Oil prices could not shake off the potential ramifications of the downgrade of the US credit rating by Fitch as it increased the risk that US government spending would have to slow, or we are headed on a path of fiscal suicide, states Phil Flynn of PRICE Futures Group.

Even the ominous 17.0 million barrel crude oil draw, reported by the Energy Information Administration, the largest weekly draw in history, was not enough to keep the highs for this year as the market has been very sensitive to macro considerations. Now the market will have to balance macro fear against supply concerns as we should see them tangent significantly in the coming months.

Distillate inventories globally are again the number one concern. The EIA reported that “Distillate fuel inventories decreased by 0.8 million barrels last week and are about 15% below the five-year average for this time of year. That is not good because even as we have seen a slowdown in US manufacturing, the diesel supplies are way too tight.

John Kemp at Reuters wrote that “US manufacturers reported another decline in activity in July 2023, but industrial electricity and especially diesel consumption have declined less than expected in recent months, explaining why prices remain relatively firm. The Institute for Supply Management’s purchasing managers index increased slightly to 46.4 (13th percentile for all months since 1980) in July from 46.0 (11th percentile) in June but down from 52.8 (51st percentile) a year ago. Despite the improvement, the manufacturing index has been below the 50-point threshold dividing expanding activity from a contraction for nine months since November 2022.

The length of the downturn already puts it somewhere between a mid-cycle slowdown (generally eight months or fewer) and a full cycle-ending recession (generally 11 months or more). If the slowdown proves to be a “soft landing”, it is already the second longest mid-cycle slowdown after the Second World War, exceeded in duration only by the slowdown in 1995/96, which lasted a total of ten months. The forward-looking new orders component remained weak, indicating the downturn is likely to last for several months more, which is likely to make it the longest on record. The new orders index was stuck at 47.3 (13th percentile) in July up from 45.6 (ninth percentile) in June but still down from 48.0 (16th percentile) a year earlier.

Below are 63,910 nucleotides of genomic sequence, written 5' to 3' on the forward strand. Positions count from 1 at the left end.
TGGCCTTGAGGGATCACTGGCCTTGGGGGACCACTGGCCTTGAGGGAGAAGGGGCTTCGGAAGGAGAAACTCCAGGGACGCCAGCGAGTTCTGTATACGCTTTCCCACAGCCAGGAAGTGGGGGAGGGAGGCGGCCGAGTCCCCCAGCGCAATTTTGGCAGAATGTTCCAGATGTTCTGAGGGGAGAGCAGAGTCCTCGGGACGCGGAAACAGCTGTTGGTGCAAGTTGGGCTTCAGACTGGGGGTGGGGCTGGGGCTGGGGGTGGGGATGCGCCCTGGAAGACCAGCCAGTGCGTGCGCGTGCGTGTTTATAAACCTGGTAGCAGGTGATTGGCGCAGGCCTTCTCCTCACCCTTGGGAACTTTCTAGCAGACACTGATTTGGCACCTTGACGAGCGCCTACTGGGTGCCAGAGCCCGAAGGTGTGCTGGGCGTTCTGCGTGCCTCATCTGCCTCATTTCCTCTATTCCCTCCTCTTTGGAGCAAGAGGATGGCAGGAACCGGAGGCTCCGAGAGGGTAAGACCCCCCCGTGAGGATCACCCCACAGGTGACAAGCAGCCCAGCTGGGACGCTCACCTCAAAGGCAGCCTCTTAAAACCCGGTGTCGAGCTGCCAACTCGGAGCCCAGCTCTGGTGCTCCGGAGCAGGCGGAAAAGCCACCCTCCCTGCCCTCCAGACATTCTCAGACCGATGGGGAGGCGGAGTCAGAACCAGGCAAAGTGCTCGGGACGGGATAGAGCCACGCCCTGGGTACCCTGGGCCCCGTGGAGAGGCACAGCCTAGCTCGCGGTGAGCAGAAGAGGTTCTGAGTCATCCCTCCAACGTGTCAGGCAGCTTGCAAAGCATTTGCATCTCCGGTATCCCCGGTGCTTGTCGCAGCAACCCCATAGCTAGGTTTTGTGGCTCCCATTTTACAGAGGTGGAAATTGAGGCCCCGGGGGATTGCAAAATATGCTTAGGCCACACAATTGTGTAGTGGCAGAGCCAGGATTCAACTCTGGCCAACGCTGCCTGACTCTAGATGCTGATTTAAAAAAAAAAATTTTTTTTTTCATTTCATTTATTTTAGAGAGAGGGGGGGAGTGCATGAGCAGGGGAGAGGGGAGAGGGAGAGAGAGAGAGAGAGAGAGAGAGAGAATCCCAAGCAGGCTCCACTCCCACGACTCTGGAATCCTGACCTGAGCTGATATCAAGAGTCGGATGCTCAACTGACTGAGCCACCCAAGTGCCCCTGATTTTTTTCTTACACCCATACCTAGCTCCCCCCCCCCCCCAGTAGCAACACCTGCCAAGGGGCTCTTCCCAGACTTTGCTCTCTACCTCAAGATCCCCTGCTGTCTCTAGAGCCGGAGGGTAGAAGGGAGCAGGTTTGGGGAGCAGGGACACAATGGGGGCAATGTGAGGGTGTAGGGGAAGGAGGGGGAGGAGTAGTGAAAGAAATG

But he points out that Industrial electricity use and distillate fuel oil consumption are both correlated with the manufacturing and freight cycle and therefore with the purchasing managers index. Both have fallen much less than expected given the length and apparent depth of the downturn in industrial activity, especially in the case of diesel and other distillate fuel oils. Based on the most recent data available, industrial electricity consumption was down by only -1.3% in the three months from February to April compared with the same period a year earlier.

Distillate fuel oil consumption rose by almost +0.8% in the three months from March to May compared with a year earlier. The change in apparent distillate consumption was in the 44th percentile for all three-month periods since 1980 which is not consistent with an industrial recession. The strength of domestic distillate consumption helps explain why fuel oil inventories have remained well below the prior ten-year seasonal average. The resilience of industrial electricity use and especially apparent distillate fuel oil consumption may indicate the ISM manufacturing index is overstating the depth of the downturn.

While the ISM may be overstating the downturn in manufacturing, the EIA has been understating US gasoline demand. The EIA reported that total motor gasoline inventories increased by 1.5 million barrels from last week and are about 6% below the five-year average for this time of year.

Total oil product demand passed on supplied over the last four-week period averaged 20.2 million barrels a day, up by 1.4% from the same period last year. Over the past four weeks, motor gasoline products supplied averaged 8.8 million barrels a day, up by 3.0% from the same period last year. Distillate fuel product supplied averaged 3.5 million barrels a day over the past four weeks, down by 3.5% from the same period last year. Jet fuel product supplied was up 7.0% compared with the same four-week period last year.  

The break in oil prices should also increase the odds that OPEC Plus will do what everyone expected they would do anyway and that is extend their production cuts. Bloomberg reports that the joint Ministerial Monitoring Committee is to meet on Friday and traders expect Saudis to extend the 1 million b/d cut into Sept.

US petroleum exports surged last week to a near-record 11,779 million barrels a day. It was led by 5,283 million barrels of crude oil a day.

The US Fitch downgrade did slow the oil market’s momentum, but the risks are still on the upside. Look for consolidation trade to build a base for the next leg up.

Learn more about Phil Flynn by visiting Price Futures Group.